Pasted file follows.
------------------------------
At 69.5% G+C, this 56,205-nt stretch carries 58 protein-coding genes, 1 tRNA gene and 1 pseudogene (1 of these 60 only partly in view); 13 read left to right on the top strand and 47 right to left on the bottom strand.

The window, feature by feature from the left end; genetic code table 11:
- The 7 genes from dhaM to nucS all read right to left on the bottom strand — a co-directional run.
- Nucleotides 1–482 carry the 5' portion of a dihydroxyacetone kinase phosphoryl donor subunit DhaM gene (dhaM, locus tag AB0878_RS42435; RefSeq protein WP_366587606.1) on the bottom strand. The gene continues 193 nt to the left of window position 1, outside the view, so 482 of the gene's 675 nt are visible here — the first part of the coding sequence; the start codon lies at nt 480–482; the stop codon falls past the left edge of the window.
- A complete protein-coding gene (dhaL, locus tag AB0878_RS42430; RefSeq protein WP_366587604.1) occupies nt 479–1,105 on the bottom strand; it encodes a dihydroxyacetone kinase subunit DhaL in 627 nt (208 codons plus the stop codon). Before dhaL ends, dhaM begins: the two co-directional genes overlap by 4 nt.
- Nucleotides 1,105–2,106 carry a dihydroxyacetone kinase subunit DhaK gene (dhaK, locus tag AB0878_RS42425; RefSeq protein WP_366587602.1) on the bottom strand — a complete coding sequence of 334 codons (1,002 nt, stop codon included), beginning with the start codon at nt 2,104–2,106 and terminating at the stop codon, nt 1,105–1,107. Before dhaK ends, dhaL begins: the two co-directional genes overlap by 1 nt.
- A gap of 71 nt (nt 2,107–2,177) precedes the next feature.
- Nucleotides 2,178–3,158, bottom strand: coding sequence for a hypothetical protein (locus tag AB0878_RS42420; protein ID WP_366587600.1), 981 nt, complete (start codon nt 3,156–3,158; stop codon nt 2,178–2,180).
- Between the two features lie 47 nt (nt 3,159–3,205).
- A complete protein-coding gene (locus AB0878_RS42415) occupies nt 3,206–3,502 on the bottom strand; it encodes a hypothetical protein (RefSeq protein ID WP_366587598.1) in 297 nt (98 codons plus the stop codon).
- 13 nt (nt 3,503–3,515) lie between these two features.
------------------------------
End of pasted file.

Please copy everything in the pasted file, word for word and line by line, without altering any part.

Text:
At 69.5% G+C, this 56,205-nt stretch carries 58 protein-coding genes, 1 tRNA gene and 1 pseudogene (1 of these 60 only partly in view); 13 read left to right on the top strand and 47 right to left on the bottom strand.

The window, feature by feature from the left end; genetic code table 11:
- The 7 genes from dhaM to nucS all read right to left on the bottom strand — a co-directional run.
- Nucleotides 1–482 carry the 5' portion of a dihydroxyacetone kinase phosphoryl donor subunit DhaM gene (dhaM, locus tag AB0878_RS42435; RefSeq protein WP_366587606.1) on the bottom strand. The gene continues 193 nt to the left of window position 1, outside the view, so 482 of the gene's 675 nt are visible here — the first part of the coding sequence; the start codon lies at nt 480–482; the stop codon falls past the left edge of the window.
- A complete protein-coding gene (dhaL, locus tag AB0878_RS42430; RefSeq protein WP_366587604.1) occupies nt 479–1,105 on the bottom strand; it encodes a dihydroxyacetone kinase subunit DhaL in 627 nt (208 codons plus the stop codon). Before dhaL ends, dhaM begins: the two co-directional genes overlap by 4 nt.
- Nucleotides 1,105–2,106 carry a dihydroxyacetone kinase subunit DhaK gene (dhaK, locus tag AB0878_RS42425; RefSeq protein WP_366587602.1) on the bottom strand — a complete coding sequence of 334 codons (1,002 nt, stop codon included), beginning with the start codon at nt 2,104–2,106 and terminating at the stop codon, nt 1,105–1,107. Before dhaK ends, dhaL begins: the two co-directional genes overlap by 1 nt.
- A gap of 71 nt (nt 2,107–2,177) precedes the next feature.
- Nucleotides 2,178–3,158, bottom strand: coding sequence for a hypothetical protein (locus tag AB0878_RS42420; protein ID WP_366587600.1), 981 nt, complete (start codon nt 3,156–3,158; stop codon nt 2,178–2,180).
- Between the two features lie 47 nt (nt 3,159–3,205).
- A complete protein-coding gene (locus AB0878_RS42415) occupies nt 3,206–3,502 on the bottom strand; it encodes a hypothetical protein (RefSeq protein ID WP_366587598.1) in 297 nt (98 codons plus the stop codon).
- 13 nt (nt 3,503–3,515) lie between these two features.